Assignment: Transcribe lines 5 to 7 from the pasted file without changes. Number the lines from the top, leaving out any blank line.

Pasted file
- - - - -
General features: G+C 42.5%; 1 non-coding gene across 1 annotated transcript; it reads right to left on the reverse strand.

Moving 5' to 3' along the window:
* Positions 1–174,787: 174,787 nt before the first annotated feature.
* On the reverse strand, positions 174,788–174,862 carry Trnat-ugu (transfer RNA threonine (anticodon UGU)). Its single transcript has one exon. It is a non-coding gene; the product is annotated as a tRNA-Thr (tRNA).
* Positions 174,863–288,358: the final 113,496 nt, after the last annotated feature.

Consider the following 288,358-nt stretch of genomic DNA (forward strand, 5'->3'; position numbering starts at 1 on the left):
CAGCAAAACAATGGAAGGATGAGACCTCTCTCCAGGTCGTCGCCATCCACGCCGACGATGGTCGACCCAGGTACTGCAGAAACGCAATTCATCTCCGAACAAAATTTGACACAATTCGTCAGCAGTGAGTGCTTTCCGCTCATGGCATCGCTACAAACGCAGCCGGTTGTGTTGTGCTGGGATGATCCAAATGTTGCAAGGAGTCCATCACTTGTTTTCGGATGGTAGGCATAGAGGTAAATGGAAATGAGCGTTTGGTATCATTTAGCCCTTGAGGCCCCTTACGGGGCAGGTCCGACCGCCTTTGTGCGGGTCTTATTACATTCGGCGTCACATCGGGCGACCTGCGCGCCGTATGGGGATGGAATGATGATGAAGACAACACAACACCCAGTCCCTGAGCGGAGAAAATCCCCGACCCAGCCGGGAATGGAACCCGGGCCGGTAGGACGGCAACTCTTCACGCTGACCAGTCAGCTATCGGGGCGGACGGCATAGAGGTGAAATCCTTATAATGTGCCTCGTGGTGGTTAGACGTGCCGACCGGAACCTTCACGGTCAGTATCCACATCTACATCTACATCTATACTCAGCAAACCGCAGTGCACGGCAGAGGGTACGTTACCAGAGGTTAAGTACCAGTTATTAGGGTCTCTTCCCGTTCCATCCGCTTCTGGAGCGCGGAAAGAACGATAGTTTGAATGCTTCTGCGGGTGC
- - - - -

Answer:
* Positions 174,863–288,358: the final 113,496 nt, after the last annotated feature.

Consider the following 288,358-nt stretch of genomic DNA (forward strand, 5'->3'; position numbering starts at 1 on the left):
CAGCAAAACAATGGAAGGATGAGACCTCTCTCCAGGTCGTCGCCATCCACGCCGACGATGGTCGACCCAGGTACTGCAGAAACGCAATTCATCTCCGAACAAAATTTGACACAATTCGTCAGCAGTGAGTGCTTTCCGCTCATGGCATCGCTACAAACGCAGCCGGTTGTGTTGTGCTGGGATGATCCAAATGTTGCAAGGAGTCCATCACTTGTTTTCGGATGGTAGGCATAGAGGTAAATGGAAATGAGCGTTTGGTATCATTTAGCCCTTGAGGCCCCTTACGGGGCAGGTCCGACCGCCTTTGTGCGGGTCTTATTACATTCGGCGTCACATCGGGCGACCTGCGCGCCGTATGGGGATGGAATGATGATGAAGACAACACAACACCCAGTCCCTGAGCGGAGAAAATCCCCGACCCAGCCGGGAATGGAACCCGGGCCGGTAGGACGGCAACTCTTCACGCTGACCAGTCAGCTATCGGGGCGGACGGCATAGAGGTGAAATCCTTATAATGTGCCTCGTGGTGGTTAGACGTGCCGACCGGAACCTTCACGGTCAGTATCCACATCTACATCTACATCTATACTCAGCAAACCGCAGTGCACGGCAGAGGGTACGTTACCAGAGGTTAAGTACCAGTTATTAGGGTCTCTTCCCGTTCCATCCGCTTCTGGAGCGCGGAAAGAACGATAGTTTGAATGCTTCTGCGGGTGC